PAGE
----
Mature males of the larger-growing northern populations are very intolerant of one another when in spawning condition and subdominant individuals may be killed in smaller aquaria.

These should be maintained in spacious surroundings alongside other pelagic fishes such as Melanotaenia spp. in order to disperse aggression.

Sexual Dimorphism

Males are more highly-patterned, colourful, and larger than females and the unpaired fins become noticeably extended as they mature.

Males of certain populations develop long, filamentous tips to the dorsal and anal-fins but these are usually lost upon capture and apparently never appear in captive fish.


This species is an egg-scatterer exhibiting no parental care and will often consume its own eggs and fry given the opportunity, although in a well-decorated aquarium some may survive.

Spawning is more likely in temperatures towards the upper end of the range suggested above, with females capable of depositing a few eggs daily for a period of several days, these being attached to aquatic vegetation or other substrate by adhesive filaments.

An individual male may also mate with multiple females during a single day, and spawning usually continues throughout daylight hours during warmer periods.

In nature it displays a seasonal reproductive cycle coinciding with the onset of the wet season, around October-December, when food and aquatic vegetation are at their most plentiful.

Spawning occurs during daylight hours with a peak of activity in late morning/early afternoon when water temperature is 24-28 °C, and in the aquarium breeding can occur throughout the year if temperature is raised to these values.

There exist two basic methods. The first involves isolating a small group of 6-8 individuals or single male and two or three females into a container with an air-powered sponge filter and spawning medium in the form of nylon mops or aquatic moss. The medium is checked on a daily basis and any eggs removed to a separate container for incubation and hatching.

The alternative is to maintain a colony of adults in a larger, fully-decorated set-up which if well-planted should allow some fry to survive.

Since the latter spend the early part of life close to the water surface aquatic mosses from the genus Taxiphylum attached to décor high in the water column apparently produce the most favourable results, but floating plants with trailing roots are also recommended.

The latter approach is normally less productive but simpler and more reliable as mature, planted aquaria facilitate relatively stable water conditions and the resident microfauna can constitute a valuable early food source for fish fry.

The incubation period is 10-21 days depending on temperature and the fry are able to accept Artemia nauplii, micro worm, and similarly-sized foods immediately. They can also be raised using good quality, powdered dry products of which some are available in incrementally-graded particle sizes.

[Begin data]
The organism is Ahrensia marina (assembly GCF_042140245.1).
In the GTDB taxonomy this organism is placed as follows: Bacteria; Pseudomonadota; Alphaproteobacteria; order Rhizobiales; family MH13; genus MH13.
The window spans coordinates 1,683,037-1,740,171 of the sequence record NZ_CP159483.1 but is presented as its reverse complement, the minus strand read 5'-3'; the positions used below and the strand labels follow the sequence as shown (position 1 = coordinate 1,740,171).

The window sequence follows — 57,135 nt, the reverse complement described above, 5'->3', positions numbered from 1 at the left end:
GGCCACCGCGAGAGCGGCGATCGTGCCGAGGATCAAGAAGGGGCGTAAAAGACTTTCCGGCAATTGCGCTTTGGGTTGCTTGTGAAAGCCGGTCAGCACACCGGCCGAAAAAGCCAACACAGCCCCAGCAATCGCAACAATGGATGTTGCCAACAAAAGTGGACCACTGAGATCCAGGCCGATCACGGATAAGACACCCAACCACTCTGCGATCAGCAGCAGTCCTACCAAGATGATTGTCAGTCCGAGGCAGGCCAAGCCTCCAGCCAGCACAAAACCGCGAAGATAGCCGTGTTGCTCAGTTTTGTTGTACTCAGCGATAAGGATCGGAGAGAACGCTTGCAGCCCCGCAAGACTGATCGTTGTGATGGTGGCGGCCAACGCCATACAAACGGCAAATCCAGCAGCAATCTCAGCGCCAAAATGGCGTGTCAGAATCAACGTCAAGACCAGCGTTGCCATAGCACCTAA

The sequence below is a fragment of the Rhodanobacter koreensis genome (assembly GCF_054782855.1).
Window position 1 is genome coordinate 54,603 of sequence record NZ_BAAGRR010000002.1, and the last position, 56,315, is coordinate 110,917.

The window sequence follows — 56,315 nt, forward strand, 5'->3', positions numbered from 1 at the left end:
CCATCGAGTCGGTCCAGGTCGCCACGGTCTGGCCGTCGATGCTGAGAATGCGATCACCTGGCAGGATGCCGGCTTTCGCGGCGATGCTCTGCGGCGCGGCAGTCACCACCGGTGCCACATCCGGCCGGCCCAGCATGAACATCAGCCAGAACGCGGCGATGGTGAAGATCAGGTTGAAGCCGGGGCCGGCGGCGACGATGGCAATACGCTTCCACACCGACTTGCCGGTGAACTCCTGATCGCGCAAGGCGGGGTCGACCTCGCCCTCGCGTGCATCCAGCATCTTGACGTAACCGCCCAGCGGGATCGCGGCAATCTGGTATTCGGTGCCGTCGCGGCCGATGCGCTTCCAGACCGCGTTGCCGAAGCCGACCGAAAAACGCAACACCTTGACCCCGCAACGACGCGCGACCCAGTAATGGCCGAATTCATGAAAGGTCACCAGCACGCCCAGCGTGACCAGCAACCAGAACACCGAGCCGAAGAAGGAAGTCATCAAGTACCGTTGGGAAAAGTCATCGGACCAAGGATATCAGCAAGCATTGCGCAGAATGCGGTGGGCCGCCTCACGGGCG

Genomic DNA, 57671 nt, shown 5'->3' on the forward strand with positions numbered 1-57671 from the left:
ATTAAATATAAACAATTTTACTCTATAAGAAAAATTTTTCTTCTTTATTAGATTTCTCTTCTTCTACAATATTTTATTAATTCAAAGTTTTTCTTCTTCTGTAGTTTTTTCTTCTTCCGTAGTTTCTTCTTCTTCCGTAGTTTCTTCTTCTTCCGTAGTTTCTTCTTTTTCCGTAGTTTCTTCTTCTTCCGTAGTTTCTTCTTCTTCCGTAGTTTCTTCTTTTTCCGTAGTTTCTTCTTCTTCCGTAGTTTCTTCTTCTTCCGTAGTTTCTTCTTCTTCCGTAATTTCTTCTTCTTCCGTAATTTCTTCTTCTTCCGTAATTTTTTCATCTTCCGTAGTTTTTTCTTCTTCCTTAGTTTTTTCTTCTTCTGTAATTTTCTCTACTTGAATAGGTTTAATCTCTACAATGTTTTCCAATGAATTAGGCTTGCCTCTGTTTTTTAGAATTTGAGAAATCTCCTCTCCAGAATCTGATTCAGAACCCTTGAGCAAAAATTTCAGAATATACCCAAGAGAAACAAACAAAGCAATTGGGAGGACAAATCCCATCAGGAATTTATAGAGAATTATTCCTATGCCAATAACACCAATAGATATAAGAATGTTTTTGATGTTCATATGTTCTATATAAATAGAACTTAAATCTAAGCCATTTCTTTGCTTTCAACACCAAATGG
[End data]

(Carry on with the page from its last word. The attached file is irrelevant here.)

Should eggs containing developed embryos fail to hatch they can apparently be stimulated to do so by putting them in a small vial or similar container with some water from the aquarium and shaking it vigorously, or placing it in your pocket and walking around with it. It appears the resultant change in pressure causes the eggs to hatch.

Small meals should be offered at least twice daily. Aged water can result in high mortality so regular, small water changes are essential and uneaten food should not be allowed to accumulate in the rearing tank.

Pseudomugil spp. are quite short-lived with females tending to survive for only a single reproductive season in nature.

Though lifespan tends to increase in well-maintained aquaria the fish will normally be less fecund once they reach an age of 12-18 months.

NotesTop ↑

Wild populations from Low Island, Cape York, and the Bremer River, all in Queensland, were described as P. signatus affinis (Whitley 1935), Atherinosoma jamesonii (Macleay 1884), and Atherina signata (Günther 1867), respectively.

Following a name change the latter was applied to northern populations (see ‘Distribution’) which were referred to as Pseudomugil signatus for a number of years but all three names have been considered synonyms of P. signifer since the publication of genetic research in 1979 in which 14 separate populations could not be distinguished from one another.

However, recent unpublished analyses apparently suggest otherwise, and the species may yet be split into two or more distinct taxa. Moreover, wild fish from the northern and southern ends of its range would not hybridise in captive experiments.